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Daily Agenda: ECB Asset Purchases Begin

Greece returns to the negotiating table; Chinese exports rise sharply; Blackstone to purchase Willis (Sears) Tower.

The rollout of the European Central Bank’s $1.2 trillion asset purchase facility and Greek Finance minister Yanis Varoufakis’ return to negotiations with creditors put Europe at the top of the macro risk factors this week. Over the weekend, Eurogroup chairman and Dutch Finance minister Jeroen Dijsselbloem and other finance ministers announced that the written proposal sent by the Greek government on Friday in advance of today’s meeting fell short of the requirements to extend the loans needed to support public spending there, raising the possibility of default once again. As was the case during the last round of discussions, Athens and Brussels have exchanged sharp words in the media, complemented by the statement over the weekend from European Central Bank board member Benoit Coeure that the central bank cannot finance Greece by purchasing more of the nation’s debt. As discussions get underway, the battle between easing and the threat of a Greek exit from the euro will play tug-of-war on investor sentiment.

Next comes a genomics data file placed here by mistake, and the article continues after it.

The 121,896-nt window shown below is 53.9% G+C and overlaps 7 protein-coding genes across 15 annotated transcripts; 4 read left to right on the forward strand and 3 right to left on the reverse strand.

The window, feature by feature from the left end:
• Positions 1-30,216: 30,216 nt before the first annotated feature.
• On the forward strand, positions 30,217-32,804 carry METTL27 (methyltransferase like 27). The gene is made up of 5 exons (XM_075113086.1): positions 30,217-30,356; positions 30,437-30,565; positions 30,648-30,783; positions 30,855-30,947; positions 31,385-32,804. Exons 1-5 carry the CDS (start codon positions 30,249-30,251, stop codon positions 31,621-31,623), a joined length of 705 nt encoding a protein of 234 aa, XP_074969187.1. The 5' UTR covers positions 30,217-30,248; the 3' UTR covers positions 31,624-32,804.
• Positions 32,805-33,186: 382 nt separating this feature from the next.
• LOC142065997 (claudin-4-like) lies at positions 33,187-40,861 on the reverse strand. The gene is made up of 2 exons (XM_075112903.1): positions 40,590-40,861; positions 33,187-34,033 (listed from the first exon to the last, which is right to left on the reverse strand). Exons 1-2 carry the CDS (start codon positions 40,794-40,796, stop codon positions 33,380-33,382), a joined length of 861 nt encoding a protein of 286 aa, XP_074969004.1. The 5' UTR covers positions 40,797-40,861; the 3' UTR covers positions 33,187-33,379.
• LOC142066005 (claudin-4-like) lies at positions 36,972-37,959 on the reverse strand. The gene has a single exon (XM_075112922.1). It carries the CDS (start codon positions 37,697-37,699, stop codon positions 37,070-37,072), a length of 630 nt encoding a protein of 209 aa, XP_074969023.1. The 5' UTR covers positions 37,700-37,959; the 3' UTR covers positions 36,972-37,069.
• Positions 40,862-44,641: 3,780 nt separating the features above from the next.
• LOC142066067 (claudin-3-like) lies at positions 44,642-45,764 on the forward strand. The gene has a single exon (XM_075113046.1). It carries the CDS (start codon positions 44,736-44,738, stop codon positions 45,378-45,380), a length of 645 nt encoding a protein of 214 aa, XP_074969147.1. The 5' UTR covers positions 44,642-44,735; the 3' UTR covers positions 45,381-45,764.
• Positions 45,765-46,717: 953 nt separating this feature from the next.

Chinese exports rise sharply. February shipments abroad from China grew at a pace of 48.9 percent year-over-year, or a 15 percent increase for the first two months of 2015 versus the same period in 2014. Although February’s export data was heavily distorted by Lunar New Year’s celebrations, the data demonstrates increasing demand — notably from the U.S. and South Asia — and helped drive the monthly trade surplus to $61 billion. Import levels were more than 20 percent lower than during the same month last year, as weak prices offset volume increases in key commodities including iron ore and crude oil.

Blackstone to buy Chicago landmark. Over the weekend reports surfaced that private equity firm Blackstone Group is in the late stages of negotiations to purchase Chicago’s Willis Tower, formerly known as the Sears Tower. The proposed $1.5 billion acquisition of the second-tallest building in the U.S. would represent the largest single-building purchase price ever in the Windy City.

Petrobras investigation widens. On Friday the Supreme Court of Brazil cleared the way for charges to be brought against nearly 50 politicians implicated in a series of corruption probes into Petróleo Brasileiro, commonly referred to as Petrobras. Among those to be charged are Senate President Renan Calheiros and Eduardo Cunha, head of the lower Chamber of Deputies. The charges represent a major headwind for President Dilma Rousseff’s Brazilian Democratic Movement Party (PMDB), of which both Calheiros and Cunha are members. Other officials named include Rousseff’s former energy minister and previous chief of staff. The court noted that it lacks the authority to bring charges against the president herself while she is in office.